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My First Boogie Duet by Charlie Booty


Our friend Charlie Booty passed away in February of 2008. In 2006 he wrote this article for us about performing his first boogie duet:

My First Boogie Duet
Charlie Booty

 Thrills and great moments sometimes come totally unexpected and provide “Cloud 9” experiences that are just as real decades later.  Don Ewell, a great jazz, stride and blues piano player, provided such an experience for me in a Memphis, Tennessee, club during a 1965 late-night after hours session.  Let me digress briefly to say that Don Ewell is famous for his jazz band, his stride and blues piano but is NEVER thought of as a boogie woogie player.  That is because he had to protect his source of income.  A player with a reputation as a boogie woogie player (in the 40’s through the 70’s) was not welcome in many venues.  Consequently, he didn’t play boogie woogie in public and became a “closet” player, visiting with Jimmie and Estelle Yancey many times during the 40’s when he was in Chicago, as well as listening to other South Side Chicago players.  In later years, after Jimmie died, Don recorded an album of blues with Estelle “Mama” Yancey.

 Back to the 1965 Memphis club event, Don was in town for a week, playing piano with a local pick-up band.  I was already a solid fan because of his recordings and was in attendance every night but had no idea that he ever played boogie woogie.  One night, after the show was over, the customers had gone and Don was at the bar talking with band members, I sat down at the piano and began playing some up-tempo boogie woogie.  Suddenly, Don came over, watched me a few seconds, then sat down on the piano bench and said, “Scoot over”.  I was taken aback but complied as he put his hands on the keyboard.  After a few choruses, he suggested that we do a slower boogie blues tempo and, next, a moderate tempo boogie.  Since this was a one-piano session, he indicated by hand motions and brief verbal directions, how to do the choreography and keep from tripping over each other’s fingers.  As we played, he would tell me when we were to take breaks.  At one break, he quickly said, “Move to the treble”, so I sprinted  to his right side and began playing the treble keys.  The band drummer, who had joined us on the first duet, kept saying, “Man, I never saw anything like that before.”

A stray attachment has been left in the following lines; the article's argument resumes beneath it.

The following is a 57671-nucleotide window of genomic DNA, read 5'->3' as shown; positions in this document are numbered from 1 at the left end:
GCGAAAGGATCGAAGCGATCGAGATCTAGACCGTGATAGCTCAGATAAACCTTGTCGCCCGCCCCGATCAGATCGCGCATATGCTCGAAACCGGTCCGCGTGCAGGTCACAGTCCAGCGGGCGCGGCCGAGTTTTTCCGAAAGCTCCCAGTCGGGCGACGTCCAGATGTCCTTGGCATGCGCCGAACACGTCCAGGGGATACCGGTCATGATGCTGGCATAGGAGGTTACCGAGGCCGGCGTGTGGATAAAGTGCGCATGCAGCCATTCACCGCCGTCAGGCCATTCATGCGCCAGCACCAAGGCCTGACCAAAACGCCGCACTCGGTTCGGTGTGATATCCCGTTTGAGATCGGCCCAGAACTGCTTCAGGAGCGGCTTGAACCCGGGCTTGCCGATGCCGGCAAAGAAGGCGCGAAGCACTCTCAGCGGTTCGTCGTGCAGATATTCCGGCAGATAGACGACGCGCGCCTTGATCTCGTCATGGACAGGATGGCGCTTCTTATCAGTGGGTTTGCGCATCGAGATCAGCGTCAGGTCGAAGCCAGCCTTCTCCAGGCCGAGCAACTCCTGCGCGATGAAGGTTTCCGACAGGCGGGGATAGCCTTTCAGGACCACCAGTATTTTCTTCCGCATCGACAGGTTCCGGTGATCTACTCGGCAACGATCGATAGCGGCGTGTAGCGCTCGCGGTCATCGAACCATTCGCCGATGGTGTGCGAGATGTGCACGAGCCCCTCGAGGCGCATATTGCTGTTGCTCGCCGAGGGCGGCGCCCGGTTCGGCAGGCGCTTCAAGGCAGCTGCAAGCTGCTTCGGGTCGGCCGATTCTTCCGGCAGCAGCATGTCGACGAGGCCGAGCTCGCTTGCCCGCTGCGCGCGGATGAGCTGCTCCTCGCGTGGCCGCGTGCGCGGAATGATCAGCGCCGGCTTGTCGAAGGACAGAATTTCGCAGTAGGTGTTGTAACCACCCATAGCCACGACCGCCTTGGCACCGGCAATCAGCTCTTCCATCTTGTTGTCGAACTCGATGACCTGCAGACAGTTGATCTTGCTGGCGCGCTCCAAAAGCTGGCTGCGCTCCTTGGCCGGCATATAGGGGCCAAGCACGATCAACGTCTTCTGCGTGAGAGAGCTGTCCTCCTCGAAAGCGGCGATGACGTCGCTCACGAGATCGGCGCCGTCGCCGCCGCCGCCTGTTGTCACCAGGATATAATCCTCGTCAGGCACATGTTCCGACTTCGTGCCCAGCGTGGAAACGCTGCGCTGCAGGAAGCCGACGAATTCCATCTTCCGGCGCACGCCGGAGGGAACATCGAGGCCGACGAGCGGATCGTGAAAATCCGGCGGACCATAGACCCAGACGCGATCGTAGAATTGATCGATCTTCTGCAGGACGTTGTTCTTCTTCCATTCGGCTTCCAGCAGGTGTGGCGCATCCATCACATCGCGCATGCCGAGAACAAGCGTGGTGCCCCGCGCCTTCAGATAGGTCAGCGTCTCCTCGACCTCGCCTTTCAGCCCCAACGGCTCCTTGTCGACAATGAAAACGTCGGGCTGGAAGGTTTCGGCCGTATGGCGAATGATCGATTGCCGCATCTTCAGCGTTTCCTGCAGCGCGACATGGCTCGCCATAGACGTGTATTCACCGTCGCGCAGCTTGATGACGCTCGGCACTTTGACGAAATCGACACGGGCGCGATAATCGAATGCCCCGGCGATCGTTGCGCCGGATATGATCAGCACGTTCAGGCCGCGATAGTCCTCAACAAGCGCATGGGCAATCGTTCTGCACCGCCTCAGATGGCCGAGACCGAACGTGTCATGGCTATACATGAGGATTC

As Don and I walked back to the bar, I was bubbling over with praise and enthusiasm.  At one point I said, “Don, I never knew you could play boogie woogie!”   He gave me a big grin and replied, “Charlie, I don’t play boogie woogie.  You know that.”

In many later recordings Don proved that , not only could he play great boogie woogie styles, he also had a strong feel for the music.  He didn’t copy anybody but could play very authentic versions of the pioneer masters.  Despite the evidence, Don was never acknowledged as the great boogie woogie player that he was.

I am still honored, and humbled, by that experience.

Artists  Boogie Woogie  Ragtime and Stride  


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